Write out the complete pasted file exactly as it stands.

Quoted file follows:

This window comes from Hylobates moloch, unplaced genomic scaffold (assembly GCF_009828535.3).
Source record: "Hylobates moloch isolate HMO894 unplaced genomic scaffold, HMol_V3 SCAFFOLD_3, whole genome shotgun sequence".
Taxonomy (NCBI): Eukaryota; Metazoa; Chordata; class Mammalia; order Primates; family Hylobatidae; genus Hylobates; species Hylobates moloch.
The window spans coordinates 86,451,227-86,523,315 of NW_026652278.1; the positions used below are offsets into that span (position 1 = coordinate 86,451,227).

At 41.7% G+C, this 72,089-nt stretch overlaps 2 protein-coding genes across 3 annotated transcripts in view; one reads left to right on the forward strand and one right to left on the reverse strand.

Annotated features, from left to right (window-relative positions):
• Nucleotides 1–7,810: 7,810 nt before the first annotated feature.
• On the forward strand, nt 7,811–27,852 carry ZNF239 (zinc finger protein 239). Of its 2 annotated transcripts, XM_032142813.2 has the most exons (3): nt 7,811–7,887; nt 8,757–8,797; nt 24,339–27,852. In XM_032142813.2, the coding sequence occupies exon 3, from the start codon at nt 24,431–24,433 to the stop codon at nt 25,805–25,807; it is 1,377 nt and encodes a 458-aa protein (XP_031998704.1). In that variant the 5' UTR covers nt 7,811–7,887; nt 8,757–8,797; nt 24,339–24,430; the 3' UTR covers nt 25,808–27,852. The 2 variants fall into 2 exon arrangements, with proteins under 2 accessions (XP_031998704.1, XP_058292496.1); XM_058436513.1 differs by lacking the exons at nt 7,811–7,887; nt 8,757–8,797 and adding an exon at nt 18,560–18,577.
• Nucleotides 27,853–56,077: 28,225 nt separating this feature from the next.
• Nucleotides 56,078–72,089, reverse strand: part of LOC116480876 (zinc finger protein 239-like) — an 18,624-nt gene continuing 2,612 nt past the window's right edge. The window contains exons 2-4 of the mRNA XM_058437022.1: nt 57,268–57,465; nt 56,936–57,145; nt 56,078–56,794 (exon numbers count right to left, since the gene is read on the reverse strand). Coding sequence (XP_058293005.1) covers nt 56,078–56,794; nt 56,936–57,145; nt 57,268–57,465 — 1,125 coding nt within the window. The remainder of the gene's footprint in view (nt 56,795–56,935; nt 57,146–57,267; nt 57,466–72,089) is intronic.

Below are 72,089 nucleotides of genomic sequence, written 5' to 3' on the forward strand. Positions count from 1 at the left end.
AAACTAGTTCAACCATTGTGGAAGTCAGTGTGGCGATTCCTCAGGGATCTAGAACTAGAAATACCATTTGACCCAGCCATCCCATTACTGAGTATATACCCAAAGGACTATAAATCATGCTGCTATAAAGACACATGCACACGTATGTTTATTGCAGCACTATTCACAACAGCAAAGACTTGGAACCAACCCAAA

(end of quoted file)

This window comes from Hylobates moloch, unplaced genomic scaffold (assembly GCF_009828535.3).
Source record: "Hylobates moloch isolate HMO894 unplaced genomic scaffold, HMol_V3 SCAFFOLD_3, whole genome shotgun sequence".
Taxonomy (NCBI): Eukaryota; Metazoa; Chordata; class Mammalia; order Primates; family Hylobatidae; genus Hylobates; species Hylobates moloch.
The window spans coordinates 86,451,227-86,523,315 of NW_026652278.1; the positions used below are offsets into that span (position 1 = coordinate 86,451,227).

At 41.7% G+C, this 72,089-nt stretch overlaps 2 protein-coding genes across 3 annotated transcripts in view; one reads left to right on the forward strand and one right to left on the reverse strand.

Annotated features, from left to right (window-relative positions):
• Nucleotides 1–7,810: 7,810 nt before the first annotated feature.
• On the forward strand, nt 7,811–27,852 carry ZNF239 (zinc finger protein 239). Of its 2 annotated transcripts, XM_032142813.2 has the most exons (3): nt 7,811–7,887; nt 8,757–8,797; nt 24,339–27,852. In XM_032142813.2, the coding sequence occupies exon 3, from the start codon at nt 24,431–24,433 to the stop codon at nt 25,805–25,807; it is 1,377 nt and encodes a 458-aa protein (XP_031998704.1). In that variant the 5' UTR covers nt 7,811–7,887; nt 8,757–8,797; nt 24,339–24,430; the 3' UTR covers nt 25,808–27,852. The 2 variants fall into 2 exon arrangements, with proteins under 2 accessions (XP_031998704.1, XP_058292496.1); XM_058436513.1 differs by lacking the exons at nt 7,811–7,887; nt 8,757–8,797 and adding an exon at nt 18,560–18,577.
• Nucleotides 27,853–56,077: 28,225 nt separating this feature from the next.
• Nucleotides 56,078–72,089, reverse strand: part of LOC116480876 (zinc finger protein 239-like) — an 18,624-nt gene continuing 2,612 nt past the window's right edge. The window contains exons 2-4 of the mRNA XM_058437022.1: nt 57,268–57,465; nt 56,936–57,145; nt 56,078–56,794 (exon numbers count right to left, since the gene is read on the reverse strand). Coding sequence (XP_058293005.1) covers nt 56,078–56,794; nt 56,936–57,145; nt 57,268–57,465 — 1,125 coding nt within the window. The remainder of the gene's footprint in view (nt 56,795–56,935; nt 57,146–57,267; nt 57,466–72,089) is intronic.

Below are 72,089 nucleotides of genomic sequence, written 5' to 3' on the forward strand. Positions count from 1 at the left end.
AAACTAGTTCAACCATTGTGGAAGTCAGTGTGGCGATTCCTCAGGGATCTAGAACTAGAAATACCATTTGACCCAGCCATCCCATTACTGAGTATATACCCAAAGGACTATAAATCATGCTGCTATAAAGACACATGCACACGTATGTTTATTGCAGCACTATTCACAACAGCAAAGACTTGGAACCAACCCAAA